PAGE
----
Despite our certainty about the potential of individual candidates, our forecasts were largely useless. The evidence was overwhelming. Every few months we had a feedback session in which we could compare our evaluations of future cadets with the judgments of their commanders at the officer-training school. The story was always the same: our ability to predict performance at the school was negligible. Our forecasts were better than blind guesses, but not by much.
We were downcast for a while after receiving the discouraging news. But this was the army. Useful or not, there was a routine to be followed, and there were orders to be obeyed. Another batch of candidates would arrive the next day. We took them to the obstacle field, we faced them with the wall, they lifted the log and within a few minutes we saw their true natures revealed, as clearly as ever. The dismal truth about the quality of our predictions had no effect whatsoever on how we evaluated new candidates and very little effect on the confidence we had in our judgments and predictions.
I thought that what was happening to us was remarkable. The statistical evidence of our failure should have shaken our confidence in our judgments of particular candidates, but it did not. It should also have caused us to moderate our predictions, but it did not. We knew as a general fact that our predictions were little better than random guesses, but we continued to feel and act as if each particular prediction was valid. I was reminded of visual illusions, which remain compelling even when you know that what you see is false. I was so struck by the analogy that I coined a term for our experience: the illusion of validity.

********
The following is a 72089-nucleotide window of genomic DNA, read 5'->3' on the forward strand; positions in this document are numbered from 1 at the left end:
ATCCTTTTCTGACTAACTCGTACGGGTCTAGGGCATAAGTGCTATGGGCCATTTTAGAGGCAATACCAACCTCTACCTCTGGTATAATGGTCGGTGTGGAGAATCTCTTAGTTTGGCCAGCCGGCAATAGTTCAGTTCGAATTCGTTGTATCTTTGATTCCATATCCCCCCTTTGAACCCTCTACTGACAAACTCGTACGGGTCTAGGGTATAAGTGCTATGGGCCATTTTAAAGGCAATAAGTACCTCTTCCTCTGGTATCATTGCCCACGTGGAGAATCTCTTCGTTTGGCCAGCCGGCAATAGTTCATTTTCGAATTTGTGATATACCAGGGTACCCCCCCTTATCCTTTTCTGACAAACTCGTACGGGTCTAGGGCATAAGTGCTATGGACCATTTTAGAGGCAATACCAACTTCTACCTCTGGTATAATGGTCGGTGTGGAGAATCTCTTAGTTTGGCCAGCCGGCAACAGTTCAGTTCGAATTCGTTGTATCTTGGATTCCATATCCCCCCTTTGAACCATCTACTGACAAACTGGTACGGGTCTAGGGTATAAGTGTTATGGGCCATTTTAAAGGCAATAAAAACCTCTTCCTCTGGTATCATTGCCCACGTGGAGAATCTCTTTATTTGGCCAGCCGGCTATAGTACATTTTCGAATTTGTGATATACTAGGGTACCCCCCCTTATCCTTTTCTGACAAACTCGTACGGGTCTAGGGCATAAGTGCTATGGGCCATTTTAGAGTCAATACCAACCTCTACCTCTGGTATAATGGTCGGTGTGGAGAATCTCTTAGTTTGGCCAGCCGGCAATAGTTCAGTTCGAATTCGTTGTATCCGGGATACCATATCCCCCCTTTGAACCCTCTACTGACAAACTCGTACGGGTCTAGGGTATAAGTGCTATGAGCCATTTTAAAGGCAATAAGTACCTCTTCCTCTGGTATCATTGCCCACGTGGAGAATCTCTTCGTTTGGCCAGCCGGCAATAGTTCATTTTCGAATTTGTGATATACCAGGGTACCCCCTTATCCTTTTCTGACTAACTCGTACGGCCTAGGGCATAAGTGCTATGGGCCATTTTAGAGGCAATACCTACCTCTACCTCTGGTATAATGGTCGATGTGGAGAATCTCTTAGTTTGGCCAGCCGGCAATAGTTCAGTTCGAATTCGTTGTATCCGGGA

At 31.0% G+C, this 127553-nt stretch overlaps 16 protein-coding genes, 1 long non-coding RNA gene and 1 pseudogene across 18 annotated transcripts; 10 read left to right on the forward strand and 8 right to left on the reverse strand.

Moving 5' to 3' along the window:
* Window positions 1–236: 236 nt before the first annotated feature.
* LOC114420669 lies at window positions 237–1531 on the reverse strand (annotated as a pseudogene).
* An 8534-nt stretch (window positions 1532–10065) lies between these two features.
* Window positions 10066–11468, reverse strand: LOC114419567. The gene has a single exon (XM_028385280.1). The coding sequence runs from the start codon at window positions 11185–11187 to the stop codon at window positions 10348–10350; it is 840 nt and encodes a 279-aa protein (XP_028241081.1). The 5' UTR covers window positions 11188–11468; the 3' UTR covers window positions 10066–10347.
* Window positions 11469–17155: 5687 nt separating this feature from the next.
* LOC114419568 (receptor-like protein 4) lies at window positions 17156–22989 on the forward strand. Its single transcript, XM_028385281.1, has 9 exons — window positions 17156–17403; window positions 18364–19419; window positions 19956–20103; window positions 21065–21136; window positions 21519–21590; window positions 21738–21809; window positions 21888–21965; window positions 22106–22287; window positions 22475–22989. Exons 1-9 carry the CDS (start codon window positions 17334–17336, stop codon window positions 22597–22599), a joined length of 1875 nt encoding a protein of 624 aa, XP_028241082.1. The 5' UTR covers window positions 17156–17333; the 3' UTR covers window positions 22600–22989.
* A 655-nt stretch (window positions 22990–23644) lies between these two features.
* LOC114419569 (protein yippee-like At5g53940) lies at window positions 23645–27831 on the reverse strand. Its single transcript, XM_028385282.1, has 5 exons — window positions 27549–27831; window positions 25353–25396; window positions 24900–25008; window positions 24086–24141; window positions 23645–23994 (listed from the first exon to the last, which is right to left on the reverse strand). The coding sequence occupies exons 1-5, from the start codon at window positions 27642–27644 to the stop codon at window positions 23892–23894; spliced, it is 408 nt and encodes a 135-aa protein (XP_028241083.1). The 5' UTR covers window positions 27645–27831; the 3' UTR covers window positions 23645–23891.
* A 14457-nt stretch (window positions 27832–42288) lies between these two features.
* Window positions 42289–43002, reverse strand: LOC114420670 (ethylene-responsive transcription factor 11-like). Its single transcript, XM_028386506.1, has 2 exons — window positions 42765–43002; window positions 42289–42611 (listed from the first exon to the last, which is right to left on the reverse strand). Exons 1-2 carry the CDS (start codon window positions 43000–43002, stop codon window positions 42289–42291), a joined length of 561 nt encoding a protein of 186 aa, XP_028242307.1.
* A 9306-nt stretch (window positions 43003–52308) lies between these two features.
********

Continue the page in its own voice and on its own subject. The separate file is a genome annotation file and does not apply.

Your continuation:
I had discovered my first cognitive fallacy.
Decades later, I can see many of the central themes of my thinking about judgment in that old experience. One of these themes is that people who face a difficult question often answer an easier one instead, without realizing it. We were required to predict a soldier's performance in officer training and in combat, but we did so by evaluating his behavior over one hour in an artificial situation. This was a perfect instance of a general rule that I call WYSIATI, "What you see is all there is." We had made up a story from the little we knew but had no way to allow for what we did not know about the individual's future, which was almost everything that would actually matter. When you know as little as we did, you should not make extreme predictions like "He will be a star." The stars we saw on the obstacle field were most likely accidental flickers, in which a coincidence of random events - like who was near the wall - largely determined who became a leader. Other events - some of them also random - would determine later success in training and combat.
I see this every day: "We had made up a story from the little we knew but had not way to allow for what we did not know." And leaders are the best creators of stories out of this limited information - whether or not they are true. They are also powerful and persuasive. This is how delusion expands from individuals, to groups, to entire corporations.